Tuesday, December 20, 2005

Most of the forums and listservs I check have gone very quiet beginning early December. It's remarkable how much the season and end of year affect people.

At Rick Steeves' last Friday I played "Pitch Car", an audacious French game that is "caroms on a wooden racetrack", more or less. You flick a wooden disk around a race track (the track cna be set up many ways) in competition with others. Everyone walks around the table trying to get the angle to get ahead when he shoots. There are railings on the curves (Rick doesn't use the railings for the straights) to help keep your "racecar" on the track and going around the curves. (And if you don't get the reference to "caroms", most people under 40 seem to have never heard of it.)

The set is quite expensive, as the wooden track is very substantial and well-made. I won all three races I was in, so naturally I liked it!

I watched a game of Citadels, a clever card game. It probably has a slightly stronger connection to reality than most "Euro" games, but the result is the same--you admire the cleverness of the mechanics rather than the cleverness of the depiction of reality (which is what you get in historical games).

Another game of Seas of Gold was played as well. The near-simultaneous rules worked well, the economic tweaks worked well, the game is nearly finished (but I've said that before).

Tuesday, December 13, 2005

While Brit 2 is being sold in Finland and Germany, I'm told by FantasyFlight that there is a problem with the plastic trays produced for the game, and it will not be issued from FFG until this is rectified, at the end of January 2006.

I am having a good time with the "one hour wargame", which is working out pretty well as a new "system" related to Seas of Gold (TM) but still rather different from it.

My first taks next Tuesday (start of Christmas break) is to play Caledonia(TM) and try to sort it out.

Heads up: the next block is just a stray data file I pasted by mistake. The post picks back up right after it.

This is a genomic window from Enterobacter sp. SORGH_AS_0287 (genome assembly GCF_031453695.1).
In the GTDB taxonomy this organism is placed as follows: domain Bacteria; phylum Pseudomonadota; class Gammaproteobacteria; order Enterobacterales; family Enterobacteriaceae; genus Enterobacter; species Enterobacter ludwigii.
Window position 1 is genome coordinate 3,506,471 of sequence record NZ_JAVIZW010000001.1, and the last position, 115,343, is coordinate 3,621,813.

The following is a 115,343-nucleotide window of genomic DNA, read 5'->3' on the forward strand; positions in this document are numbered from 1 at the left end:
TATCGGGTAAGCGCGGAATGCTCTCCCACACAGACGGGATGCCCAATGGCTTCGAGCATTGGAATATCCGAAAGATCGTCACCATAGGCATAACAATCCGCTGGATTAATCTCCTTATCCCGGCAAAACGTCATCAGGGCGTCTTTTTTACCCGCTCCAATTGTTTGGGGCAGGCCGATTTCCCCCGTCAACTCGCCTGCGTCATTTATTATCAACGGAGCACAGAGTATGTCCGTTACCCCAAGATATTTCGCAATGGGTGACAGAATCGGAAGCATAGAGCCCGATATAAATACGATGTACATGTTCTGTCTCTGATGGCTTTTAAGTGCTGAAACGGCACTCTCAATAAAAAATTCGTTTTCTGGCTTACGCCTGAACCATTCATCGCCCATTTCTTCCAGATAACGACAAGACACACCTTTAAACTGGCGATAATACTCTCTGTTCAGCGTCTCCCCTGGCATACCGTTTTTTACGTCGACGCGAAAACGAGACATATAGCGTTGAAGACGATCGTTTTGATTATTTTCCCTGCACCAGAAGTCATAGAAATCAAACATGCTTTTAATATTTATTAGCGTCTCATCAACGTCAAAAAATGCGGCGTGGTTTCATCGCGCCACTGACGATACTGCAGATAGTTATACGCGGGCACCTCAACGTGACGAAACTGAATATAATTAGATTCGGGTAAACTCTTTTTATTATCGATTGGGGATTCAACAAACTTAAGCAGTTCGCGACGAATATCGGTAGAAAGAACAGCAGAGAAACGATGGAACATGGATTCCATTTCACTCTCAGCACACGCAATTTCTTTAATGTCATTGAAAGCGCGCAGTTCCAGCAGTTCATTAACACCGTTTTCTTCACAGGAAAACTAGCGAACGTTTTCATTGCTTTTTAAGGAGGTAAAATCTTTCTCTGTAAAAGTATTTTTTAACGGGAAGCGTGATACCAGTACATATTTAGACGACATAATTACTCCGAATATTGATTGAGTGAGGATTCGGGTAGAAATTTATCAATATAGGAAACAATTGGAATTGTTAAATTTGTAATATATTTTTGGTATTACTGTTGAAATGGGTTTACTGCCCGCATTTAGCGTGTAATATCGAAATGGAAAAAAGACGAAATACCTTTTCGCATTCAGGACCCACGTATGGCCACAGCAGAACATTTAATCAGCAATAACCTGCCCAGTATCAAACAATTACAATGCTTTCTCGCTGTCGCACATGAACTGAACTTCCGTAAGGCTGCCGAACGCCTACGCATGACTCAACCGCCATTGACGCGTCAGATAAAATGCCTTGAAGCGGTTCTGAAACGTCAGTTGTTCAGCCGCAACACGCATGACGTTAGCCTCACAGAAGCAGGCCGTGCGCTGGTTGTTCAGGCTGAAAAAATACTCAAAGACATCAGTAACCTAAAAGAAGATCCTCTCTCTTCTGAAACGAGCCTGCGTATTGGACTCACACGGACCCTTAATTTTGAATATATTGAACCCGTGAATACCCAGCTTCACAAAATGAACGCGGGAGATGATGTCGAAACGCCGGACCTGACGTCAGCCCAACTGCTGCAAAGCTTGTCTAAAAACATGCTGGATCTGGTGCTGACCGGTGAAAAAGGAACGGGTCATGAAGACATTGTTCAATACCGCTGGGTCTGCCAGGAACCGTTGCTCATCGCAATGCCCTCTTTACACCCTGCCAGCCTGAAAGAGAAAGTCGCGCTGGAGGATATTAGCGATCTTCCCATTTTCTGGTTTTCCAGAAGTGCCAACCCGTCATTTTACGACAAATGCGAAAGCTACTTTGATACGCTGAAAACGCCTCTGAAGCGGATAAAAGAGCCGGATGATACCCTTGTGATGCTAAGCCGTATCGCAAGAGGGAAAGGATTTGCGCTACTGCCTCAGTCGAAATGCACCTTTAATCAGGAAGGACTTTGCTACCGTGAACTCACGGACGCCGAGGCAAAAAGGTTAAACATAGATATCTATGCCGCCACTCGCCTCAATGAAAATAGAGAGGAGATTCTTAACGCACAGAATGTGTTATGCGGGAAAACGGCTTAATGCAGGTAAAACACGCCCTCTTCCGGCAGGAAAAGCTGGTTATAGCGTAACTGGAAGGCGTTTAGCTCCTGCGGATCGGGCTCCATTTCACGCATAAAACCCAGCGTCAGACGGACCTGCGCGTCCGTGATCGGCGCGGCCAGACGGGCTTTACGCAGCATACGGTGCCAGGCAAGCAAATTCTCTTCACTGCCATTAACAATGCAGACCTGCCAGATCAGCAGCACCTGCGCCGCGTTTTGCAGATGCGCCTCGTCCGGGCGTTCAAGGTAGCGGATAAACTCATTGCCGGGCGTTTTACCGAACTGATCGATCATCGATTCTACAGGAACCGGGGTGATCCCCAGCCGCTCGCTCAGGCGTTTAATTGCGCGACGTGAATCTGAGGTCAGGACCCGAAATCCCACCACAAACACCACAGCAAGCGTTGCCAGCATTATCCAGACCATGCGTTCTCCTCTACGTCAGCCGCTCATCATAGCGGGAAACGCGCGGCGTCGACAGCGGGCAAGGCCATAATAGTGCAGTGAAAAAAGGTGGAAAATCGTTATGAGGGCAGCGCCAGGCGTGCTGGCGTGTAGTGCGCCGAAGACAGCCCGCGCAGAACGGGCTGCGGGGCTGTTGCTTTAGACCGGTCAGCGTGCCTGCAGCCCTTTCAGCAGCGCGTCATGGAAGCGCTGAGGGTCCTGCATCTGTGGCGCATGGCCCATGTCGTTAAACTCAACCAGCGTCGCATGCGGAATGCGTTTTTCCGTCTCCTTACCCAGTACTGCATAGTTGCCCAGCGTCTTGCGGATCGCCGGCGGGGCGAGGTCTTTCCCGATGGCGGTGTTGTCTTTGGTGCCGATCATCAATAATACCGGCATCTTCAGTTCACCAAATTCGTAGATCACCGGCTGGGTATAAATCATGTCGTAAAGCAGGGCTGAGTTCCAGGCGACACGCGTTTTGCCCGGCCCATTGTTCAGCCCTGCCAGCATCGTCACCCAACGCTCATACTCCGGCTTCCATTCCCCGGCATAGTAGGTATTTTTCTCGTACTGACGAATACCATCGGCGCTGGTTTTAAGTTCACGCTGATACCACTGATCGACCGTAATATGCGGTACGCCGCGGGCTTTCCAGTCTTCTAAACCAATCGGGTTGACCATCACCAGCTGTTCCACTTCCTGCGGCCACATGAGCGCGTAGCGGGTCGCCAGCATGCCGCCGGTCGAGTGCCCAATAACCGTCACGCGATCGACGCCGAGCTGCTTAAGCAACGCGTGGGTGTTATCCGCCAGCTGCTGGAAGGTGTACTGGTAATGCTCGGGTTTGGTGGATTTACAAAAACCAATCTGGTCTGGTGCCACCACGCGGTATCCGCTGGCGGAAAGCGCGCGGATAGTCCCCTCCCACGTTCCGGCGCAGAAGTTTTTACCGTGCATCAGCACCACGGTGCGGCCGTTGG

Monday, December 12, 2005

I hear of one person who has bought Britannia Second Edition in . . . Finland! It is also supposed to be in stock at German retailers.

Having had time to think about it, I suppose that the reason the game is first available in Finland and Germany is that it was shipped from East Asia, past India into the Red Sea, then the Med and perhaps Black Sea, to be trucked through eastern Europe (hence France and UK should have it in a few days).

Berlin to Hong Kong as the crow flies is 5,512 miles. (Helsinki is 4934, but again that's straight, not by sea then land.) Hong Kong to Minneapolis is 7,508 miles, but there are fewer corners to turn. So how long will the extra miles take? Dunno. Then it has to go from
Minneapolis to distributors to retailers in this country, another long trip.

At least many people will be able to have it for Christmas, if they wish.

I've played the "one hour wargame" (Eurowargame) three times and am pretty pleased so far. You don't have to be warlike to do well, but it probably helps.

Saturday, December 10, 2005

The listservs and design boards seem to go dead at this time of year.

I have finally played the "one hour wargame", four players, worked pretty well but needs the Event Cards (which I didn't use). In some ways the game resembles a very-much-modernized version of Diplomacy, in other ways not (obviously, if it's intended to last just an hour). The diplomatic system may be too rigid, that is, once a war starts, it may tend to lock in. Scoring systme works well, but I've revised the Progress/Culture/Well-being to require supplies.